Chronic effects of air pollution on respiratory health in Southern California children: findings from the Southern California Children’s Health Study
Adverse health effects of exposures to regulated air pollutants have been widely studied (1-6). Other pollutants including volatile organic compounds and ultrafine particles may also have adverse health effects (7), but these pollutants have not been as extensively studied. There is growing evidence for adverse respiratory health effects from ambient air pollutants and near-source local air pollutants such as automobile tailpipe emissions, a major source of air pollution in Southern California and many regions in the world. Recent studies have shown that both ambient air pollutants and near source exposure to traffic-related pollutants are associated with increased incidence of asthma (8-11), lung function deficits (12-14), and airway inflammation (15,16). Traffic-related combustion tailpipe emissions contain high concentrations of reactive gases and high concentrations of ultrafine particles among other toxic compounds. It should be noted that levels of the most toxic of these combustion products are not regulated in the current criteria framework, although the regulated ambient air pollutant levels decreased over the last decades (17).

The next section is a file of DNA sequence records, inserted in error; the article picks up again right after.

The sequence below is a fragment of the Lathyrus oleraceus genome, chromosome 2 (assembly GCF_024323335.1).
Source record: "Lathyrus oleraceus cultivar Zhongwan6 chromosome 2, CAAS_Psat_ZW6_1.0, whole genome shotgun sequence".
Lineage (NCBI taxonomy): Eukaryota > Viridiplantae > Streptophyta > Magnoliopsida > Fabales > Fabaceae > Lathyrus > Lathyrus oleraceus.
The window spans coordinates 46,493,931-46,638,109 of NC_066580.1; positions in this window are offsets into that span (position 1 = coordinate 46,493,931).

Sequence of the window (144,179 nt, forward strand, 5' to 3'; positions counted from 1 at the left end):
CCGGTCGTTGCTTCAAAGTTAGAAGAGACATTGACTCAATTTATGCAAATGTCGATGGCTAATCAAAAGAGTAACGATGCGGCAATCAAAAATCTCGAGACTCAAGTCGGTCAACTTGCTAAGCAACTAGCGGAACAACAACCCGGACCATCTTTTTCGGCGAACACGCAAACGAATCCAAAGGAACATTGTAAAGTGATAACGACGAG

Because children are more sensitive to the effects of air pollution than adults, due to rapidly growing and developing lungs and immune systems, research about the long-term impact of air pollution on the growth of lung function and respiratory illnesses is important to guide air pollution regulation and early prevention of respiratory diseases in the future. The Children’s Health Study (CHS) is one of the largest and most comprehensive investigations of the long-term consequences of air pollution on the respiratory health of children. The CHS has also studied the effects of air pollution on genetic and epigenetic variations in genes in oxidative/nitrosative stress pathway, and how the genetic and epigenetic variations in this pathway influence respiratory health outcomes. Results from the CHS have shown that both ambient air pollution (8,14,16,18-22) and traffic-related pollution (3,9,13,15) have adverse health effects. Additionally, children’s vulnerability to air pollution may be increased by higher level of parental stress (23), inadequate antioxidant defenses including low levels of vitamins A and C (24), and variations in the expression or function of antioxidant and inflammatory genes, such as glutathione-S-transferases (GSTs) (25-27), arginases (ARG1 and ARG2) (28), and tumor necrosis factor-α (TNF-α) (29). In addition to the findings reviewed in 2003 (30), we will summarize more recent findings from the CHS to highlight the heavy burden to children’s respiratory health of current air pollution levels, even though these levels are often below national air quality standard.
The Children’s Health Study (CHS)